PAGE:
Geostatistical modelling of schistosomiasis transmission in Africa

Schur, Nadine. Geostatistical modelling of schistosomiasis transmission in Africa. 2011, PhD Thesis, University of Basel, Faculty of Science.


Official URL: http://edoc.unibas.ch/diss/DissB_9699


Schistosomiasis is a parasitic disease that is currently endemic in more than 70 countries with the bulk of infections concentrated in Africa. The interest in schistosomiasis has recently grown due to the commitment of substantial amounts of funding to the control of the so-called neglected tropical diseases. Targeting of interventions and allocation of financial resources should be driven by evidenced-based information on the spatial distribution and schistosomiasis burden estimates in order to increase cost-effectiveness and to meet local needs. Currently, decisions are mainly made based on crude schistosomiasis risk estimates which are largely obsolete due to ongoing control efforts, ecological transformations, demographic changes and improved hygiene, among other reasons.
Schistosomiasis transmission depends on the distribution of intermediate host snail species. This distribution is determined by climatic and other environmental conditions, such as temperature, precipitation or water flow velocity. Statistical models can be used to establish the relation between the aforementioned factors and schistosomiasis risk and to predict the risk at unobserved locations. Empirical risk mapping requires observed prevalence data distributed within the area of interest, however contemporary large-scale surveys are not available. To address this issue, the European Union (EU)-funded CONTRAST project initiated the development of the Global Neglected Tropical Disease (GNTD) database. To-date, the GNTD database is the most comprehensive schistosomiasis database in Africa.
Schistosomiasis prevalence data are spatially correlated, because locations in close proximity share common spatial exposures, which similarly influence transmission. Standard statistical models are not appropriate because they assume independence between locations, leading to imprecise parameter estimates and risk predictions. Geostatistical models assume take into account potential spatial correlation by introducing location-specific random effects. Bayesian model formulations, implemented via Markov chain Monte Carlo (MCMC) simulations methods, enable model fit overcoming the computational problems of likelihood-based methods.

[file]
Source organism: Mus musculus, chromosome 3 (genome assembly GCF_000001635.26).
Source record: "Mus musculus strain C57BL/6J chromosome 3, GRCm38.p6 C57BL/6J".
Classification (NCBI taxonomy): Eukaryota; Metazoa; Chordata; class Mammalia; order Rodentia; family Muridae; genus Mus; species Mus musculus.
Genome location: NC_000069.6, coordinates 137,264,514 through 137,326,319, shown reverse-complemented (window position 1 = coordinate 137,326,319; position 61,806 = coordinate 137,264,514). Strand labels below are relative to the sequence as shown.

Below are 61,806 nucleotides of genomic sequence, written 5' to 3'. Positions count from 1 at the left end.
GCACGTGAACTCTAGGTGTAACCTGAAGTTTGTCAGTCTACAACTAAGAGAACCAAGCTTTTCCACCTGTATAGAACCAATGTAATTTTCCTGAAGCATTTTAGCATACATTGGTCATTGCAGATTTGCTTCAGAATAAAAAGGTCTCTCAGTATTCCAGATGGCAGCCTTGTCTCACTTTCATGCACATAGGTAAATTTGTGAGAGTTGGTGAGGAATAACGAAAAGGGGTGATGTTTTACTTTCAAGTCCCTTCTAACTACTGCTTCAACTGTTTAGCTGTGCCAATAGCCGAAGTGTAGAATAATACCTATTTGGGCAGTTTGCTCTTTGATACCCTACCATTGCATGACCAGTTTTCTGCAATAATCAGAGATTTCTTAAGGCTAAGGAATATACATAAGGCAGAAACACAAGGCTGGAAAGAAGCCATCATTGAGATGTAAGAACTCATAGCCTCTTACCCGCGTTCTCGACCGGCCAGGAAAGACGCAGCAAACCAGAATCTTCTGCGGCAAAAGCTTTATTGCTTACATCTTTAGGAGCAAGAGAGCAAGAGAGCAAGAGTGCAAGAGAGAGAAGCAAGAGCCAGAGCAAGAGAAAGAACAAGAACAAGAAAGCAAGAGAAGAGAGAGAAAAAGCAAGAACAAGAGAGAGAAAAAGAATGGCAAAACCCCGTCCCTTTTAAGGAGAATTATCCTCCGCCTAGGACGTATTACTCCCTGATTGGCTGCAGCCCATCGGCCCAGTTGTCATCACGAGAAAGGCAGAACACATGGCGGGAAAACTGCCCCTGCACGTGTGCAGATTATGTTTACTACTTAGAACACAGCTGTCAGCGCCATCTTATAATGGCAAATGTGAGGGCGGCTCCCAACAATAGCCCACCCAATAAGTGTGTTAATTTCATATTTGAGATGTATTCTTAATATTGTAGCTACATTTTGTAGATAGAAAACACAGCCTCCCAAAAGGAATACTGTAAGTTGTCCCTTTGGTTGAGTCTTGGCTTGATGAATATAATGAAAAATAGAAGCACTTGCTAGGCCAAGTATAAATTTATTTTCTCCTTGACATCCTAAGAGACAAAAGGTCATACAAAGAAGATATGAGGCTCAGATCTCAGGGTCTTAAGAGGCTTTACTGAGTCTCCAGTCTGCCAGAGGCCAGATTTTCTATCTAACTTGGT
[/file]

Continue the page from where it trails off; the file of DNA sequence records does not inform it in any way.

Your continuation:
Geostatistical model fit requires the repeated inversion of the correlation matrix of the spatial process. The size of this matrix increases with the number of locations and, for very large number of locations, matrix inversion is infeasible. An important aspect of geostatistical model fit is the choice of predictors driving schistosomiasis transmission. There are a number of environmental factors which are correlated, complicating model fit. Rigorous geostatistical variable selection has not yet been applied in spatial schistosomiasis epidemiology. Data compilations contain heterogeneous surveys across locations in terms of age groups involved and diagnostic methods used. The lack of prevalence data reported in standard age groups complicates the estimation of age-adjusted schistosomiasis risk. A common assumption of geostatistical models is that of isotropy implying that spatial correlation is a function of distance between locations irrespective of direction or location. However in schistosomiasis risk mapping, spatial correlation is likely to be related to the direction of river flow due to water-dependent intermediate host snail species. This might introduce directional dependency (anisotropy). Schistosomiasis tends to be present in areas with other neglected diseases. Cost-effective interventions call for an integrated disease control, which requires estimating of the geographical distribution of high co-endemicity. The co-endemic diseases might be correlated, however surveys screening for multiple diseases are not available over large geographical areas. There rather exist data from independent surveys screening for single diseases on different sets of individuals.
The main contributions of this thesis were (i) the development of Bayesian isotropic and anisotropic geostatistical models for high spatial resolution schistosomiasis risk mapping and prediction based on age-heterogeneous historical survey data collected over very large number of locations; (ii) the development of statistical methodology for assessing the geographical distribution of co-infection risk from independent single-disease surveys; and (iii) the estimation of location-specific schistosomiasis risk and number of infected people in 29 countries across West and eastern Africa. Hence, for first time, empirical model-based evidence of schistosomiasis risk and burden in those regions is provided. These estimates are of considerable importance for schistosomiasis control programs, as they indicate high-risk areas requiring interventions, allow calculations of the number of drugs required based on WHO guidelines, and provide baseline maps to assess effectiveness of interventions on the roadmap towards schistosomiasis elimination.
Advisors:Utzinger, Jürg
Committee Members:Vounatsou, Penelope and Schumacher, Martin
Faculties and Departments:09 Associated Institutions > Swiss Tropical and Public Health Institute (Swiss TPH) > Department of Epidemiology and Public Health (EPH) > Eco System Health Sciences > Health Impact Assessment (Utzinger)
Item Type:Thesis
Thesis no:9699
Bibsysno:Link to catalogue
Number of Pages:196 S.
Identification Number:
Last Modified:30 Jun 2016 10:42
Deposited On:15 Dec 2011 11:12

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